How we define patient safety and harm has real consequences for patients, their essential care partners and people working in healthcare. The definition has evolved over time and continues to change in response to the world around us. Through the Redefining Patient Safety project, Healthcare Excellence Canada (HEC) is working to redefine patient safety and harm by inviting thoughts, opinions and insights from a wide variety of people. It’s part of a creative strategy that will help to improve patient safety outcomes with the involvement of people like you.
The history of patient safety
Patient safety didn’t always have our attention the way it does today. Until recently, when harm occurred it was thought of as an inevitable consequence of healthcare, and discussions about patient safety were scarce for both patients and providers. However, emerging research and innovations in practice, combined with increased public awareness and a strong commitment from care providers and leaders, have played a pivotal role in bringing patient safety to the forefront.
As safety science evolved, the definition of patient safety and incidents changed with it. The initial focus was on safety incidents that caused physical harm. Then in 2009, the World Health Organization expanded the definition of a “patient safety incident” to include not just harmful incidents but also near-misses (or patient safety incidents that did not reach the patient and therefore did not result in harm). The Canadian Patient Safety Institute – which recently amalgamated with the Canadian Foundation for Healthcare Improvement to form HEC – adopted this definition in Canada and incorporated it into all of our work. This resulted in better patient safety programs, policies and practices (e.g. disclosure, incident analysis, and learning from reporting).
Although this expanded definition helped broaden our thinking, we now need a new definition that reflects how society, safety science and practice have evolved, including the fact that cultural safety or racism are forms of patient harm. The pandemic has shown how the most vulnerable and marginalized are exposed to preventable safety incidents; it’s also underscored the need to better care for the people in the workforce because their physical and psychological safety is essential for patient safety.
“We know that the way a patient and family define patient safety is different from providers or insurers,” says Ioana Popescu, Director, Safety Strategies and Programs at HEC. “I really like the quote ‘words create worlds’ because it reflects what I have seen happening in patient safety over the last decade. The words we use to describe patient safety will create the world in which patients and providers experience care.”
Why redefining patient safety matters
Redefining patient safety will make it easier to identify, evaluate and ultimately create patient safety, not just prevent harm. Each time we’ve defined patient safety – naming it in the 1990s or expanding it in 2009 – it’s helped us broaden our perspective, leading to better safety programs, policies and practices. It’s now time to give more people a voice in redefining patient safety.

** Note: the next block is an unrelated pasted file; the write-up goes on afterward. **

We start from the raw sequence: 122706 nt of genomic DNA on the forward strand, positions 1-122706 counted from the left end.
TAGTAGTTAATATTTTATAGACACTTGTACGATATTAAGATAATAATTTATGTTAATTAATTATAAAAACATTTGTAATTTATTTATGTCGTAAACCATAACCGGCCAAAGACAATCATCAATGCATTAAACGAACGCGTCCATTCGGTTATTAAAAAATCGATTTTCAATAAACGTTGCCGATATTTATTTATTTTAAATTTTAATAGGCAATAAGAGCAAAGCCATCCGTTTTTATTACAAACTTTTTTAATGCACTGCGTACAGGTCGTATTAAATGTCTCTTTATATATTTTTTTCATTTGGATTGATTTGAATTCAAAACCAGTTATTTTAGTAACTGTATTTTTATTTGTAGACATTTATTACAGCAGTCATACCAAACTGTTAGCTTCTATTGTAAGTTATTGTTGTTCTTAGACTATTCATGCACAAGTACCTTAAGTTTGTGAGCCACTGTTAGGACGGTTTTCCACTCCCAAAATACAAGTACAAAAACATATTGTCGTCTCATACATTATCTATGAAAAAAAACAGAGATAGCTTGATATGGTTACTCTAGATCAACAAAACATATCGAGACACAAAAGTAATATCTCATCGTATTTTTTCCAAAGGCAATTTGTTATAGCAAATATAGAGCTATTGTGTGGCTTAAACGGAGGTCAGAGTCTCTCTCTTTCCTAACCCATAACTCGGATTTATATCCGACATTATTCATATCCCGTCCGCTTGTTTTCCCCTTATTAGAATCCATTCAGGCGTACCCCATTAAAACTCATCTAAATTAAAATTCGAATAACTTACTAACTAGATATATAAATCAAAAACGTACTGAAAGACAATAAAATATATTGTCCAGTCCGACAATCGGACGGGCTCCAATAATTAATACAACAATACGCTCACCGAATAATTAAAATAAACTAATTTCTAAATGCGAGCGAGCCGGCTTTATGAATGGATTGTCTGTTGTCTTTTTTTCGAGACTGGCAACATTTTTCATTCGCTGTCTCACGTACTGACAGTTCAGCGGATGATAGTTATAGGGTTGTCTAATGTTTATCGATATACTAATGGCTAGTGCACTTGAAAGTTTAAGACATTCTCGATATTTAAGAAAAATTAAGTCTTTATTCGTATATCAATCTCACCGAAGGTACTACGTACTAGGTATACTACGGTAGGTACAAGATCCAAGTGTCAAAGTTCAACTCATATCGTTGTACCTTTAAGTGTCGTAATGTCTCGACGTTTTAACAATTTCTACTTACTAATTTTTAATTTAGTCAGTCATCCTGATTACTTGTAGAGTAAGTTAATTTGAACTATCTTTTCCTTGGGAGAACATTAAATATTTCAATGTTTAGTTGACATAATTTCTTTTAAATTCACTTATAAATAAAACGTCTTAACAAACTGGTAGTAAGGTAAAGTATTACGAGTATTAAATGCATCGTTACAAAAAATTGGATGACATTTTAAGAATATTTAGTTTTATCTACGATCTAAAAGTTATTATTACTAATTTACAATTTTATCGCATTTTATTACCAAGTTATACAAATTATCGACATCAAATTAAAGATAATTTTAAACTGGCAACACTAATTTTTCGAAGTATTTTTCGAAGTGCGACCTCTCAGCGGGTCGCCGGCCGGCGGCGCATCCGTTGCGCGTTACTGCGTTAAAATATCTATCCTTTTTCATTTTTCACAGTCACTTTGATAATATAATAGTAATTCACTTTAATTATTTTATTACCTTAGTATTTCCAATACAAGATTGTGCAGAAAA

“We’re going from labelling when and how harm is done, to a system of checks and balances, to finally opening up our view to all the ways a person can be affected by safety. A lot of voices aren’t getting representation and as they’re brought forward, we need to include them to create a modern standard of patient safety,” says James Rebello, Program Intern, Safety Strategies & Programs at HEC.
A new definition of patient safety needs to include the voices of those with lived experience in the healthcare system and those who have been systemically and structurally excluded. We need to make room for concepts like cultural safety, financial safety and other ways people experience patient safety and harm.
Redefining patient safety in this context is a crucial step in charting a path to a future where everyone has safe and high-quality healthcare.
Developing a new definition in a new way
HEC is developing a new definition of patient safety differently – by inviting more people to contribute to a definition that serves more people. With support from UHN OpenLab, HEC is broadly engaging with different people, industries, regions and institutions to facilitate a thought exchange.
“It's a totally different approach. We, of course, did the review and research, but we’re also eliciting broader thoughts from people who are not the usual suspects,” notes Rachel Gilbert, Senior Program Lead, Programs & System Transformation at HEC. “This divergent exploration and creative openness is going to help us redefine patient safety.”
Let’s redefine patient safety together
A new definition of patient safety will influence programs, policies, procedures, standards and interactions at point-of-care. By incorporating different views and experiences like yours, we can make sure that a new definition reflects the lived experience of diverse people and populations.
The project’s virtual discussion space survey is open until Jan 15, 2021. This is your chance to shape the system by answering, what does patient safety mean to you?
Join the discussion today and share with others!
Today, you could shape the definition. Tomorrow, you could see how it helps to shape patient safety in the system.